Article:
Rob Oller | D.J. Carton getting help he needs is welcome change to how mental health is approached
Old-school thinking: Suck it up, D.J. Carton. Everyone has problems. Just play basketball.
New thinking: Good for you, D.J. Carton. Way to be smart by taking steps to care for your mental health.
Fortunately, the new and better thinking is outflanking the old more and more every day.
I don't know what kind of mental health issue Carton is dealing with, but it is serious enough that the Ohio State freshman point guard is stepping away from the program for an indefinite period.
Carton posted on Twitter on Thursday evening: “I felt it was important to be transparent as to why I'm taking this break. I have been suffering with mental health issues for a couple years.”
Old-school: Keep your personal problems to yourself.
New: Thank you, D.J., for speaking out on such an important topic as mental health. You are chipping away at the stigma that says it shows weakness to ask for help.
Carton's coming forward marks another example of one person's transparency helping another. Within 12 hours of Carton's Twitter post, Nationwide Children's Hospital received an email from a man in Virginia thanking Carton for providing the final push needed for him to seek help.
The man also credited Ohio State football coach Ryan Day for partnering with Nationwide Children's in the “On Our Sleeves” campaign that encourages young people to feel empowered to speak up about their own mental health.
“In his email, he wrote that 'Ryan Day woke me up and D.J. Carton spurred me to action,'” said Karri Schildmeyer, senior director of corporate alliance marketing at Nationwide Children's Hospital. “People are feeling a lot more comfortable talking about mental health.”
And not just talking, but actively pursuing counseling and treatment. What once was considered a weakness mentioned only in whispers is now a condition openly discussed.
Schildmeyer estimated that only in the past five years has society begun to value the importance of bringing mental health issues out of the shadows.
“You wonder about when we were young and facing something, but we didn't know how to talk about it,” she said, adding, “Maybe people are beginning to recognize that there is help.”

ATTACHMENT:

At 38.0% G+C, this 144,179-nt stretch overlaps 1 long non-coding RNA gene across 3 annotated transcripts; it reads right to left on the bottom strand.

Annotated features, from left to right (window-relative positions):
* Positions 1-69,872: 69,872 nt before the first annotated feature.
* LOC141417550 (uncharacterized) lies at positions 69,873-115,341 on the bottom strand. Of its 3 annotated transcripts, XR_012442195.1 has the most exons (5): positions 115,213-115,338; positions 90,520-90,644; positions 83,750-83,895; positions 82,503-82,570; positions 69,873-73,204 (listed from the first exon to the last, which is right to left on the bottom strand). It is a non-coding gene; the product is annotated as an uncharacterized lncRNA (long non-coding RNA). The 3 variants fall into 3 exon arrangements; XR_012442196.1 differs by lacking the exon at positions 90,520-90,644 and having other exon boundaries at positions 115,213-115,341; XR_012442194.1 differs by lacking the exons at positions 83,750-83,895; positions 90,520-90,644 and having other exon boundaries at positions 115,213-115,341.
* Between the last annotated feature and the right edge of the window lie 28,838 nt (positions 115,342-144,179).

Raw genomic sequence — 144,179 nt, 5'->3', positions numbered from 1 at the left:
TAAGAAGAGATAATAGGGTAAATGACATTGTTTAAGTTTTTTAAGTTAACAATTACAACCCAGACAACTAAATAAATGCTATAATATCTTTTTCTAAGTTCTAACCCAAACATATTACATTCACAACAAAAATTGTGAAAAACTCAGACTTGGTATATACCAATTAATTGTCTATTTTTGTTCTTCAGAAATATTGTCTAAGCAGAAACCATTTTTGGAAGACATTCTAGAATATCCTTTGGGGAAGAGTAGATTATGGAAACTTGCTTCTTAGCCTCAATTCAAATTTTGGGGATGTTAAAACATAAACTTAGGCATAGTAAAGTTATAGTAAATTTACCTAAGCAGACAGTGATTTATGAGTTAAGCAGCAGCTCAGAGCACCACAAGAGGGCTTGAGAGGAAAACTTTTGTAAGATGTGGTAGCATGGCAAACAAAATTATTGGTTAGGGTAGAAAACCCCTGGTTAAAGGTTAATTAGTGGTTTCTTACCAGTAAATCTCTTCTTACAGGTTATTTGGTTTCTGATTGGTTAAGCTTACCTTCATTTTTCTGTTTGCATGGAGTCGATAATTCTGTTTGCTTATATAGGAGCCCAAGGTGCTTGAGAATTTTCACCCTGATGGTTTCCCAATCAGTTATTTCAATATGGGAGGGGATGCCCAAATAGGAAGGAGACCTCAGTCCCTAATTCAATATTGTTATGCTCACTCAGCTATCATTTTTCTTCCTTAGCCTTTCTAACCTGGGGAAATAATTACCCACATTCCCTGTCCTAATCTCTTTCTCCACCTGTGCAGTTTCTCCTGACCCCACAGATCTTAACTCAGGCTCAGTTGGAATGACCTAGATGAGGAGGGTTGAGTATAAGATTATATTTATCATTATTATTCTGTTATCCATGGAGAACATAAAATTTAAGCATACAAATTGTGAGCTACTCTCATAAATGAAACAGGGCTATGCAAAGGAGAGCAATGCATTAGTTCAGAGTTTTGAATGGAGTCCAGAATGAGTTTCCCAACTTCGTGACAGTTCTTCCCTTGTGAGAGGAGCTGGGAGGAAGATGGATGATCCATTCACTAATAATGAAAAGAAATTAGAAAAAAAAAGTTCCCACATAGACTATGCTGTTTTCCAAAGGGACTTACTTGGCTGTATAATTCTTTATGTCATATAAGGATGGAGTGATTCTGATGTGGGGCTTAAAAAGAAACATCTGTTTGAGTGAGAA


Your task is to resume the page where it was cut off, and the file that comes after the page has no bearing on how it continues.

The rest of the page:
As an adolescent in the 1970s, my only touchpoint for getting help for mental health issues was “The Bob Newhart Show” and its comic depiction of a Chicago psychologist and his weekly patients, whose neuroses were exaggerated for laughs. Therapy as punchline was not a welcoming call to seek support.
We know better today that depression and related mental health issues are no laughing matter. Instead of expressing disgust for those who suffer, we offer sympathy and push to discuss.
Kevin Love of the Cleveland Cavaliers reached out to Carton on Friday via Twitter to offer support.
“So much love and respect for you D.J.,” Love tweeted. “You're going to come back stronger than ever.”
Love's message had to feel to Carton like Einstein encouraging a college math student, considering the Cavs player has become an advocate for not just getting mentally healthy, but going public with it.
Love had a panic attack during a game in 2017 that scared and confused him into counseling, and last year he addressed his mental health issues in The Players Tribune.
“We're all going through something that we can't see,” he wrote.
It doesn't matter what the “something” is. It could be college athletes dealing with the added stresses of social media — Day has mentioned how he noticed players checking Twitter during halftime to see what fans are saying about their performances. It could be the constant pressure of coaching — Ohio State men's basketball coach Chris Holtmann regularly sees a mental health professional during the season — or it could be unrelated to sports.
The why is less important than what to do about it. Carton is addressing the what. It's another win for new thinking.
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